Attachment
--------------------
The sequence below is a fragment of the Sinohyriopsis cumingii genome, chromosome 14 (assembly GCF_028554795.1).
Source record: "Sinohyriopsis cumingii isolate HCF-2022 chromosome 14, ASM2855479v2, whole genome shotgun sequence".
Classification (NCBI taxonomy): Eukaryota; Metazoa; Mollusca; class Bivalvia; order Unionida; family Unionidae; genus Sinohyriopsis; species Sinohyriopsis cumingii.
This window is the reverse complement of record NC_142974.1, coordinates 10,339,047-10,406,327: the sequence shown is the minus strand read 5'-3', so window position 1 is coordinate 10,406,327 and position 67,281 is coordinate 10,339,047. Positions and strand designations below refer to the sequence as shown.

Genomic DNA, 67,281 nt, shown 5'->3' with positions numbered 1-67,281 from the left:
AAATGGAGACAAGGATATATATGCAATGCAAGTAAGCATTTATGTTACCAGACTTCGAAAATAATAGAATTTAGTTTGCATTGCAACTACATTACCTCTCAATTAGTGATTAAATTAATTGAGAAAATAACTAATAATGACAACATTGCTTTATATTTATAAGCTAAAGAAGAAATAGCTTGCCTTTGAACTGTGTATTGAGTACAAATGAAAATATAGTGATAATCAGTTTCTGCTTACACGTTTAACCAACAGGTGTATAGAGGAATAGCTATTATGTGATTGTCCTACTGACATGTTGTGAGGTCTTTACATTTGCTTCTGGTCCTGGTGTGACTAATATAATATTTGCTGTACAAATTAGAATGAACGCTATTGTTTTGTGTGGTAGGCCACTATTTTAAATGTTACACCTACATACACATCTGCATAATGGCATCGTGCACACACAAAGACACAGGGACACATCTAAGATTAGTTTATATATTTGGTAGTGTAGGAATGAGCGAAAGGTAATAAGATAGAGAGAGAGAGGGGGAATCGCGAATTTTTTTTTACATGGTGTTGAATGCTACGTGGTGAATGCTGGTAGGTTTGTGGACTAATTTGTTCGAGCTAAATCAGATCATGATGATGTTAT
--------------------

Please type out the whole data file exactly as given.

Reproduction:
The sequence below is a fragment of the Sinohyriopsis cumingii genome, chromosome 14 (assembly GCF_028554795.1).
Source record: "Sinohyriopsis cumingii isolate HCF-2022 chromosome 14, ASM2855479v2, whole genome shotgun sequence".
Classification (NCBI taxonomy): Eukaryota; Metazoa; Mollusca; class Bivalvia; order Unionida; family Unionidae; genus Sinohyriopsis; species Sinohyriopsis cumingii.
This window is the reverse complement of record NC_142974.1, coordinates 10,339,047-10,406,327: the sequence shown is the minus strand read 5'-3', so window position 1 is coordinate 10,406,327 and position 67,281 is coordinate 10,339,047. Positions and strand designations below refer to the sequence as shown.

Genomic DNA, 67,281 nt, shown 5'->3' with positions numbered 1-67,281 from the left:
AAATGGAGACAAGGATATATATGCAATGCAAGTAAGCATTTATGTTACCAGACTTCGAAAATAATAGAATTTAGTTTGCATTGCAACTACATTACCTCTCAATTAGTGATTAAATTAATTGAGAAAATAACTAATAATGACAACATTGCTTTATATTTATAAGCTAAAGAAGAAATAGCTTGCCTTTGAACTGTGTATTGAGTACAAATGAAAATATAGTGATAATCAGTTTCTGCTTACACGTTTAACCAACAGGTGTATAGAGGAATAGCTATTATGTGATTGTCCTACTGACATGTTGTGAGGTCTTTACATTTGCTTCTGGTCCTGGTGTGACTAATATAATATTTGCTGTACAAATTAGAATGAACGCTATTGTTTTGTGTGGTAGGCCACTATTTTAAATGTTACACCTACATACACATCTGCATAATGGCATCGTGCACACACAAAGACACAGGGACACATCTAAGATTAGTTTATATATTTGGTAGTGTAGGAATGAGCGAAAGGTAATAAGATAGAGAGAGAGAGGGGGAATCGCGAATTTTTTTTTACATGGTGTTGAATGCTACGTGGTGAATGCTGGTAGGTTTGTGGACTAATTTGTTCGAGCTAAATCAGATCATGATGATGTTAT